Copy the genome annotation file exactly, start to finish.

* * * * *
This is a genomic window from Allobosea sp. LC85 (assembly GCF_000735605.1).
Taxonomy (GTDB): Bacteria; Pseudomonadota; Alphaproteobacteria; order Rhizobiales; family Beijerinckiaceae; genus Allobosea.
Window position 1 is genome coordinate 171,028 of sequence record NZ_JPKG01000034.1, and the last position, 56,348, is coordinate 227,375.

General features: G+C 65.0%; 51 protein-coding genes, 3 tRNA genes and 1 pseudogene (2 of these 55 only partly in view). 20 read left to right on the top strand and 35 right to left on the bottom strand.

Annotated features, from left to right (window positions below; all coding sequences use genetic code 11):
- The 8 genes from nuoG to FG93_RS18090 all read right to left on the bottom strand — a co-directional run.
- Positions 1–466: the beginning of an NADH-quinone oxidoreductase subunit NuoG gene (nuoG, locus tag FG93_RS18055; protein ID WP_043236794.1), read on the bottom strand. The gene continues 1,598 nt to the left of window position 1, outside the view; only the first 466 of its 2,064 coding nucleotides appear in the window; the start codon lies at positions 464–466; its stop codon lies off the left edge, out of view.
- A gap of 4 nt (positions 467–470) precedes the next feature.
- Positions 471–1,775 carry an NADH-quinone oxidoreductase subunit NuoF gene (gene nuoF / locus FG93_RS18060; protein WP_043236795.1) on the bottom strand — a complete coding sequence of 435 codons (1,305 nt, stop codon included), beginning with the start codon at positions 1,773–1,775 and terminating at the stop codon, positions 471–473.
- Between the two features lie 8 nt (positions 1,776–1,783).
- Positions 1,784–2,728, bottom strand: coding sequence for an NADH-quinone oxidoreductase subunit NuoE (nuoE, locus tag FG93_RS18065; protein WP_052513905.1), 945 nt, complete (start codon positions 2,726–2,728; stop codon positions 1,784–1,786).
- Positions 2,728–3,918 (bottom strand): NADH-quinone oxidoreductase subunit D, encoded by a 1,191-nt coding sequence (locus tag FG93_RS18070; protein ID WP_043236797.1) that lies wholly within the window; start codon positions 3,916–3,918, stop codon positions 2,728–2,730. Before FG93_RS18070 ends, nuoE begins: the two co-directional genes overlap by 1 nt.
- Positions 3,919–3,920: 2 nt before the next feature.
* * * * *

This is a genomic window from Allobosea sp. LC85 (assembly GCF_000735605.1).
Taxonomy (GTDB): Bacteria; Pseudomonadota; Alphaproteobacteria; order Rhizobiales; family Beijerinckiaceae; genus Allobosea.
Window position 1 is genome coordinate 171,028 of sequence record NZ_JPKG01000034.1, and the last position, 56,348, is coordinate 227,375.

General features: G+C 65.0%; 51 protein-coding genes, 3 tRNA genes and 1 pseudogene (2 of these 55 only partly in view). 20 read left to right on the top strand and 35 right to left on the bottom strand.

Annotated features, from left to right (window positions below; all coding sequences use genetic code 11):
- The 8 genes from nuoG to FG93_RS18090 all read right to left on the bottom strand — a co-directional run.
- Positions 1–466: the beginning of an NADH-quinone oxidoreductase subunit NuoG gene (nuoG, locus tag FG93_RS18055; protein ID WP_043236794.1), read on the bottom strand. The gene continues 1,598 nt to the left of window position 1, outside the view; only the first 466 of its 2,064 coding nucleotides appear in the window; the start codon lies at positions 464–466; its stop codon lies off the left edge, out of view.
- A gap of 4 nt (positions 467–470) precedes the next feature.
- Positions 471–1,775 carry an NADH-quinone oxidoreductase subunit NuoF gene (gene nuoF / locus FG93_RS18060; protein WP_043236795.1) on the bottom strand — a complete coding sequence of 435 codons (1,305 nt, stop codon included), beginning with the start codon at positions 1,773–1,775 and terminating at the stop codon, positions 471–473.
- Between the two features lie 8 nt (positions 1,776–1,783).
- Positions 1,784–2,728, bottom strand: coding sequence for an NADH-quinone oxidoreductase subunit NuoE (nuoE, locus tag FG93_RS18065; protein WP_052513905.1), 945 nt, complete (start codon positions 2,726–2,728; stop codon positions 1,784–1,786).
- Positions 2,728–3,918 (bottom strand): NADH-quinone oxidoreductase subunit D, encoded by a 1,191-nt coding sequence (locus tag FG93_RS18070; protein ID WP_043236797.1) that lies wholly within the window; start codon positions 3,916–3,918, stop codon positions 2,728–2,730. Before FG93_RS18070 ends, nuoE begins: the two co-directional genes overlap by 1 nt.
- Positions 3,919–3,920: 2 nt before the next feature.